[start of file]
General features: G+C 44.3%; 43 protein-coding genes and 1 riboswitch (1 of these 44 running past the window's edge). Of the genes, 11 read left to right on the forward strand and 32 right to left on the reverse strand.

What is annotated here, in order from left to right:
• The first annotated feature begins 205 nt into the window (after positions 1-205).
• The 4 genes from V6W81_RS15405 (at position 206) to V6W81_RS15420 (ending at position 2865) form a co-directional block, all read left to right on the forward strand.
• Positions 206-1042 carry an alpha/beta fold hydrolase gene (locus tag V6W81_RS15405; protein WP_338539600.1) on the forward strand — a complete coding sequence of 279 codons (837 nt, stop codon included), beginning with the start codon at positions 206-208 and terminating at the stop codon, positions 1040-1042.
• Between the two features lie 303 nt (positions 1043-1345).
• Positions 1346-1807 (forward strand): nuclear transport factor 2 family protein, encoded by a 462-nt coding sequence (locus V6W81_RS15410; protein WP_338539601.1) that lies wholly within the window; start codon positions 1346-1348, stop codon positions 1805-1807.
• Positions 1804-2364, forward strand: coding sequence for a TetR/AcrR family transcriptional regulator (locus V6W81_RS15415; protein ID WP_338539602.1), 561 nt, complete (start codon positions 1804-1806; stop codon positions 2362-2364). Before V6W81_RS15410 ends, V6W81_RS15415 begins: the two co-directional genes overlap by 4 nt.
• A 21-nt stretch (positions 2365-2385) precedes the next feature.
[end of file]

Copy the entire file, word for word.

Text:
General features: G+C 44.3%; 43 protein-coding genes and 1 riboswitch (1 of these 44 running past the window's edge). Of the genes, 11 read left to right on the forward strand and 32 right to left on the reverse strand.

What is annotated here, in order from left to right:
• The first annotated feature begins 205 nt into the window (after positions 1-205).
• The 4 genes from V6W81_RS15405 (at position 206) to V6W81_RS15420 (ending at position 2865) form a co-directional block, all read left to right on the forward strand.
• Positions 206-1042 carry an alpha/beta fold hydrolase gene (locus tag V6W81_RS15405; protein WP_338539600.1) on the forward strand — a complete coding sequence of 279 codons (837 nt, stop codon included), beginning with the start codon at positions 206-208 and terminating at the stop codon, positions 1040-1042.
• Between the two features lie 303 nt (positions 1043-1345).
• Positions 1346-1807 (forward strand): nuclear transport factor 2 family protein, encoded by a 462-nt coding sequence (locus V6W81_RS15410; protein WP_338539601.1) that lies wholly within the window; start codon positions 1346-1348, stop codon positions 1805-1807.
• Positions 1804-2364, forward strand: coding sequence for a TetR/AcrR family transcriptional regulator (locus V6W81_RS15415; protein ID WP_338539602.1), 561 nt, complete (start codon positions 1804-1806; stop codon positions 2362-2364). Before V6W81_RS15410 ends, V6W81_RS15415 begins: the two co-directional genes overlap by 4 nt.
• A 21-nt stretch (positions 2365-2385) precedes the next feature.